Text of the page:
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NEW YORK – Individuals with autism spectrum disorder have higher numbers of de novo tandem repeat mutations than unaffected persons, suggesting a role for these repeats in the condition, a new study has found.

Tandem repeats are known to be involved in other diseases, including, for instance, the autism-related fragile X syndrome. Researchers from the University of California, San Diego, examined the prevalence of small — between one and 20 base pairs in size — de novo tandem repeat mutations among individuals with autism.

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NPR reports that researchers have developed chimeric embryos as part of work toward growing human organs in animals for organ transplants.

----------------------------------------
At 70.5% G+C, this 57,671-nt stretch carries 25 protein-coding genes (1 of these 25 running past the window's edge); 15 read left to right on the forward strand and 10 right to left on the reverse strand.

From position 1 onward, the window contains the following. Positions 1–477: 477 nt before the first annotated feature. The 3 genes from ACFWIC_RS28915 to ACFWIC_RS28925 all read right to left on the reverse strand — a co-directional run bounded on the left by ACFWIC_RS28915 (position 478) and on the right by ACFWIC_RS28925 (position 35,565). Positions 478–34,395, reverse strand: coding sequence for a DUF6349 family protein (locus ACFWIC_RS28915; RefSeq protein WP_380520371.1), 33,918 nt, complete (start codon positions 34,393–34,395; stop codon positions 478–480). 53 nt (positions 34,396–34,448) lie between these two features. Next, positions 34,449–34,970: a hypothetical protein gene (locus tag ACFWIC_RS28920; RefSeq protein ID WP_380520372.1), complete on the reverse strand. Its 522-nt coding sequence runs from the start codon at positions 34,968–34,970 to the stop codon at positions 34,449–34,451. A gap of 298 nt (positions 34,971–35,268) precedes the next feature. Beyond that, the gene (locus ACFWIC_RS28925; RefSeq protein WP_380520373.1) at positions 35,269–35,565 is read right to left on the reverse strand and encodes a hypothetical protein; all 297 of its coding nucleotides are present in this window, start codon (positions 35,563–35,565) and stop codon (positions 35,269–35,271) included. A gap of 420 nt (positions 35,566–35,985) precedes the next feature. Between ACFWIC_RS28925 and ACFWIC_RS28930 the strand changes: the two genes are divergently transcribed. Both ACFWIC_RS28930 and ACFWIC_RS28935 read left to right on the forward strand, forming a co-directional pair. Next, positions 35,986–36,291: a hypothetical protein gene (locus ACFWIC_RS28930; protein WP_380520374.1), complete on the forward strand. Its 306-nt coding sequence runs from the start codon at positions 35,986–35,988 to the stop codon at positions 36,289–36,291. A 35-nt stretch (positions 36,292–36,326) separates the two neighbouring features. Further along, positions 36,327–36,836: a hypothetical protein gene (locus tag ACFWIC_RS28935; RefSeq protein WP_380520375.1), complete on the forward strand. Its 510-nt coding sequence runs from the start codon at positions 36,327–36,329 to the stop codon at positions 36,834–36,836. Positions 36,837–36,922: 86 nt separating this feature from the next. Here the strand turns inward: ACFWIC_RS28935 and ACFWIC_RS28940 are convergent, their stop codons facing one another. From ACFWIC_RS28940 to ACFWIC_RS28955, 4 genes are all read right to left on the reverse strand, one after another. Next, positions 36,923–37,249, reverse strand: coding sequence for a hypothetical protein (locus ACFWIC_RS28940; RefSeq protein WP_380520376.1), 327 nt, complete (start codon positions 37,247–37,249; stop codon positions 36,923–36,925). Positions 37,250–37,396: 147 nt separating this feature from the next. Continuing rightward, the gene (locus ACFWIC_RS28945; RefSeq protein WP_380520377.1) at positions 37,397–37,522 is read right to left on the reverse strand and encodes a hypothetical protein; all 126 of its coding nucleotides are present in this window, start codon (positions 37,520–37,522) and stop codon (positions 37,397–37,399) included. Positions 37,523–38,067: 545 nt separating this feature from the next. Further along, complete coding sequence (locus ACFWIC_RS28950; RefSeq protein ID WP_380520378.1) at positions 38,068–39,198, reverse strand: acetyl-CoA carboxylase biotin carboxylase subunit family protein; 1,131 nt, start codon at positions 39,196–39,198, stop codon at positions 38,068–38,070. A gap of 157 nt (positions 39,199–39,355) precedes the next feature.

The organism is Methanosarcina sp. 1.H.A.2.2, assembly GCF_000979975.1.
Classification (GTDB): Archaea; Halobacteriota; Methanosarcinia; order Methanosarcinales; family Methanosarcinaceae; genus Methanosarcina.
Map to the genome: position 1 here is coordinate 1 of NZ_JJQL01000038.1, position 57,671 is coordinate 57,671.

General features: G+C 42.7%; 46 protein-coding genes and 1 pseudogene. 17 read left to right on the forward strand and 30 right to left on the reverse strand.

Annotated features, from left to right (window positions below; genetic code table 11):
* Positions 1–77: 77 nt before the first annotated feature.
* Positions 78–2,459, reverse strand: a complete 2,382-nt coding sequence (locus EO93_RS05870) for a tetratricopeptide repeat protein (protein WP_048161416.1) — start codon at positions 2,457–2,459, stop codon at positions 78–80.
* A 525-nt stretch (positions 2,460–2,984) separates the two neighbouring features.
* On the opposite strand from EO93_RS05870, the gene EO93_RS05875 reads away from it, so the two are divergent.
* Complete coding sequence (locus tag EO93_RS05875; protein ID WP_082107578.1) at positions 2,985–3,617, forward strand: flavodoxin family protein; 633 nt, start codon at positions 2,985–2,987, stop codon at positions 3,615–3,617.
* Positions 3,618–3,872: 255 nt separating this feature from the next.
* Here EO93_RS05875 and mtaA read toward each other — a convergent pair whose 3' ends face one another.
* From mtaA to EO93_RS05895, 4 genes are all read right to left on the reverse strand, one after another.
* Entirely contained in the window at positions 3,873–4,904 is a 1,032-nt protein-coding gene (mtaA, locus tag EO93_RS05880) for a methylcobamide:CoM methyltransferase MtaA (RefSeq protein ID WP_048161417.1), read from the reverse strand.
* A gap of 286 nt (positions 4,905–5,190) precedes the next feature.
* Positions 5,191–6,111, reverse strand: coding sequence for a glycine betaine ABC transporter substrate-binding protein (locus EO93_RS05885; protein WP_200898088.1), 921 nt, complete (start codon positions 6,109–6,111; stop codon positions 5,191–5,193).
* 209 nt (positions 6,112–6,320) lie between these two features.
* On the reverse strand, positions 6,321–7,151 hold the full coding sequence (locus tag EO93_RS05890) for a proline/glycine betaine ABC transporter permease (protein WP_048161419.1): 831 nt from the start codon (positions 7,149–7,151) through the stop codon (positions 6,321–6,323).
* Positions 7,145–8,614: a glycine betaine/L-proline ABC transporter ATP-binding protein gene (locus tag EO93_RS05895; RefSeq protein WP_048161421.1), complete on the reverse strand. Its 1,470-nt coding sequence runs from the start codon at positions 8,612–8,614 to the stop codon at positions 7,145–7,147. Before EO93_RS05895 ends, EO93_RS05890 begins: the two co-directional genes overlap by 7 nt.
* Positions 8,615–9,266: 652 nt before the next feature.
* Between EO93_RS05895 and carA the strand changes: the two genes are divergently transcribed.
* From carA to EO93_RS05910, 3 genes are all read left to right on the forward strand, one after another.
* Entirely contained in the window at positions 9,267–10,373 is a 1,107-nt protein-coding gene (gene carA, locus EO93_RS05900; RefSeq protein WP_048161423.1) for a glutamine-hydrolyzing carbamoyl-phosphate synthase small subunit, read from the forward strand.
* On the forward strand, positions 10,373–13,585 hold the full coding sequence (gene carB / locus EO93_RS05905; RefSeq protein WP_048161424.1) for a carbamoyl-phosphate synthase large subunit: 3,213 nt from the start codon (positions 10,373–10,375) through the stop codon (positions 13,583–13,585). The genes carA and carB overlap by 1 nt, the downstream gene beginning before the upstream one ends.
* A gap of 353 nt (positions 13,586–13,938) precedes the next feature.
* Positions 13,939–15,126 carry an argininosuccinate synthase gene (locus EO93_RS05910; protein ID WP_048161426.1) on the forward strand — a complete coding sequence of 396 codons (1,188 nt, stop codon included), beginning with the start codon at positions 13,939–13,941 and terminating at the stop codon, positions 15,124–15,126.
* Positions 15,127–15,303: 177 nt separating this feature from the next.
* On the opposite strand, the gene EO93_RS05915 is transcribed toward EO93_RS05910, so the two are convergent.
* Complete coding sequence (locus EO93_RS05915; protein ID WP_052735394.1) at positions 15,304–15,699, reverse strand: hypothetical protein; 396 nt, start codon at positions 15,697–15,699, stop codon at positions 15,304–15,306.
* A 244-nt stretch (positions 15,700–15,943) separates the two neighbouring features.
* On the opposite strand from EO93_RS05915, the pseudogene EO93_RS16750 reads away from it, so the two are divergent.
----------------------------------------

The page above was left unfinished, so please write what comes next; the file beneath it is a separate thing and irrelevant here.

According to the Washington Post, the Biden Administration is set to make changes to federal restrictions on fetal tissue research.

In Science this week: approach to isolated trace DNA from archaic humans from sediments, and more.

Texas Monthly looks into the DNA Zoo being collected by Baylor College of Medicine researchers.

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Adverse drug reactions (ADRs) are responsible for around 5 percent of hospital admissions and occur in 6 percent to 15 percent of hospital stays.